A relatively broad term, “eco-packaging” refers to packaging that is physically designed to optimise materials and energy across its end-to-end life cycle, from raw materials to production to disposal.
According to the Sustainable Packaging Coalition, eco-packaging:
- Is beneficial, safe and healthy for use throughout its life cycle
- Meets market criteria for both performance and cost
- Is sourced, manufactured, transported and recycled using renewable energy
- Optimises the use of renewable or recycled source materials
- Uses clean production technologies and best practices
- Has been physically designed to optimise materials and energy
- Is effectively recovered and utilised in biological and/or industrial closed loop cycles
The drive towards sustainability in packaging
For manufacturers, meeting the increased demand for sustainable packaging is crucial to long-term business success.
Over half (52%) of consumers in the US and UK want brands to create products with less packaging, or at least recycled packaging. In Asia, consumers in China, India and Indonesia – arguably three of the largest markets in the region – feel very strongly about sustainability and are willing to put their money where their mouth is.
Whether you’re a packaging manufacturer, a manufacturer who produces their own packaging in-house, or a manufacturer who purchases their packaging from third-party suppliers, here are three ways that choosing eco-packaging can open up new opportunities for your business.
Resource conservation and reduced costs
A key component in plastics is fossil fuels, which has seen soaring prices in recent years. Keep in mind that plastics are not just used in packaging material, but printing inks and adhesives as well.
More eco-friendly options such as recycled cardboard, sugar cane pulp or bamboo paper, corn starch-derived plastics, gelatine glue, and more are overall less costly and energy-intensive than conventional plastics and styrofoam. Their manufacturing processes also release fewer environmental pollutants and carbon emissions.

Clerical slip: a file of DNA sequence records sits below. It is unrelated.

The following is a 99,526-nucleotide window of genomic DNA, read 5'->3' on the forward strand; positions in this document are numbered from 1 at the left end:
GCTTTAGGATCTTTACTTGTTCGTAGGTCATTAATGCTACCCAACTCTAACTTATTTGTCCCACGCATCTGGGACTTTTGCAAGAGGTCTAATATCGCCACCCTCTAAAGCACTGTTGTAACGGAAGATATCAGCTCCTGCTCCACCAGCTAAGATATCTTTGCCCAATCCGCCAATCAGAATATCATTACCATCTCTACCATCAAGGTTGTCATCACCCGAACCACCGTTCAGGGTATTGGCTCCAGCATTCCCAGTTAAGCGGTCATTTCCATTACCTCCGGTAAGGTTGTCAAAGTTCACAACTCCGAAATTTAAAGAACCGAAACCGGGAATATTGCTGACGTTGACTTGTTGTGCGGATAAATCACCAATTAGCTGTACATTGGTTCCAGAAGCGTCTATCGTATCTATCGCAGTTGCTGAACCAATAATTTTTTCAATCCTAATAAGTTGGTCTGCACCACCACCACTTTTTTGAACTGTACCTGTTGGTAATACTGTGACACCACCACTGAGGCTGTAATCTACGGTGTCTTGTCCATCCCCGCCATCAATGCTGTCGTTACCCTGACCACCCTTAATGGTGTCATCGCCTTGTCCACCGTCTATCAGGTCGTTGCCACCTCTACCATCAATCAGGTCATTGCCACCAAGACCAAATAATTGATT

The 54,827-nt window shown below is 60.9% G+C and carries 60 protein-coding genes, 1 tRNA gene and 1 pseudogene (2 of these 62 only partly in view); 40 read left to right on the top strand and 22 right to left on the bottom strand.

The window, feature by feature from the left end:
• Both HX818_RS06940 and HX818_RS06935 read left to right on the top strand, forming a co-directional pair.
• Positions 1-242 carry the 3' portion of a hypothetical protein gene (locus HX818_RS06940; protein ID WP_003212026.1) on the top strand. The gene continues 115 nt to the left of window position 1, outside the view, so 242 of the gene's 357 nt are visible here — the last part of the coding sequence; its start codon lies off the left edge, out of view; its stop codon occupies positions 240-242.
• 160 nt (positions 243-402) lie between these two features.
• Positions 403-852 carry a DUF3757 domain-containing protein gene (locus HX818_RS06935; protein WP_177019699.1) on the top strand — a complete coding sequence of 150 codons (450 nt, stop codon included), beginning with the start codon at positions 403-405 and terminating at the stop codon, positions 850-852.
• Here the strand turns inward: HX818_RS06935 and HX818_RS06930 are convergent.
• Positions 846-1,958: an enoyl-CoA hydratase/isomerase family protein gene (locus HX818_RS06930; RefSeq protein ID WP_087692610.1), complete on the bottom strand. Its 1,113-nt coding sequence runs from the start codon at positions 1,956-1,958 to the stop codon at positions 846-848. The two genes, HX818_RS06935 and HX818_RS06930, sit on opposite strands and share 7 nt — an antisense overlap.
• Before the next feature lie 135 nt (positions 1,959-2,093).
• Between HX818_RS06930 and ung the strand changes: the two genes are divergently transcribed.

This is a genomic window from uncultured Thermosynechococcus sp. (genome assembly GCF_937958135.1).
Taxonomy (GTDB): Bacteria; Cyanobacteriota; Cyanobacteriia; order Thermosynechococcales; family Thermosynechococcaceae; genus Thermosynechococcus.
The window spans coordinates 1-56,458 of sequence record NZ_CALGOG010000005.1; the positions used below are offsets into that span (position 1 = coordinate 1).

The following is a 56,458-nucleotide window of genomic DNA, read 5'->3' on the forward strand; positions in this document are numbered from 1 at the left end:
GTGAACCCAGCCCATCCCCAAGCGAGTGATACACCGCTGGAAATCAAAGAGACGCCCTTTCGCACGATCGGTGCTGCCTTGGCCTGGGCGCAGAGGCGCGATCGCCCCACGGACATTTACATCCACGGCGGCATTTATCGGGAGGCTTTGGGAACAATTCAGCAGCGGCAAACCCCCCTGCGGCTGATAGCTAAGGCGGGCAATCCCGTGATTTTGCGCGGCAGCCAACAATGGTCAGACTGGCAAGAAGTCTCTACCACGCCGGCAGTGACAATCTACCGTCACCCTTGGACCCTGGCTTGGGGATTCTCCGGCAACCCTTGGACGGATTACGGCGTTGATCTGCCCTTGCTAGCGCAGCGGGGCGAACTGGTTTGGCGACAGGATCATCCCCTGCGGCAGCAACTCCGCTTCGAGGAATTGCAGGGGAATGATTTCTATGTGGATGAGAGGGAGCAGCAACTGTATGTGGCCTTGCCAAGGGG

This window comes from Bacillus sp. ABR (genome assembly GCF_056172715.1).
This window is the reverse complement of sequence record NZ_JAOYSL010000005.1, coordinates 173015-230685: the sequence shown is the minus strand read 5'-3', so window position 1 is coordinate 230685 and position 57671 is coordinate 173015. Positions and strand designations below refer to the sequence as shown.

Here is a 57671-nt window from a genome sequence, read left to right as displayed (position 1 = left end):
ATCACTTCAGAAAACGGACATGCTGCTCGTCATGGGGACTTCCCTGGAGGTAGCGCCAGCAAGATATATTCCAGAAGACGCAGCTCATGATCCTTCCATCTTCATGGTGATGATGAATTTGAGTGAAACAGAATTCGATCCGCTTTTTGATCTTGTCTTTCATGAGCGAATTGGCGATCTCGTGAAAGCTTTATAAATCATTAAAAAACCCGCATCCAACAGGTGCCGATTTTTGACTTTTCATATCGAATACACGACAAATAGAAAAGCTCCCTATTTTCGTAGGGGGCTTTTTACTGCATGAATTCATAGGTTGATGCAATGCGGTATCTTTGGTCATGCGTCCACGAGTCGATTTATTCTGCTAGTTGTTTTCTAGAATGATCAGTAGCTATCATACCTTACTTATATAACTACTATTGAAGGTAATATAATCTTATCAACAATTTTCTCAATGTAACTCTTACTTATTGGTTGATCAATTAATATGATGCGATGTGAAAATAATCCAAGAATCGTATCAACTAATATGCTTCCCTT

Beyond changing packaging materials, manufacturers can also look at streamlining their packaging designs to reduce the amount of unused or wasted space. Additionally, smaller packages contribute to reduced shipping costs.
Opportunities for cross-sector collaboration
Circularity is one of the core pillars of eco-packaging. Some of the above-mentioned packaging materials tend to be by-products of certain industries, opening up opportunities for cross-sector collaboration. Bagasse paper, for instance, is made from sugar cane pulp, which packaging manufacturers can obtain at low cost from the sugar industry.
Product manufacturers can also partner with recycling companies to promote more sustainable disposal of their packaging. Two of a Kind’s Project 2×2, for example, collects and recycles contact lens blisters for reduced pollution in landfills and to promote better circularity of plastics.
Effective reduction in Scope 1-3 emissions
It’s not just consumers that are demanding better sustainability. Investors, financiers and broader stakeholders, too, are increasingly scrutinising ESG metrics for manufacturers, with regulators even stepping in to ban or limit the import of single-use plastics and incentivise recyclable packaging.
Eco-packaging can significantly reduce Scope 1-3 emissions in manufacturing, regardless of whether you are producing your own packaging or purchasing them from a third party.
Better for the planet and your bottom line
Making the switch to eco-packaging may involve some up-front investment in terms of technology, design or process change management, but the far-reaching benefits of reducing your organisation’s carbon footprint offers multiple opportunities to reduce waste, lower costs, and improve brand reputation.
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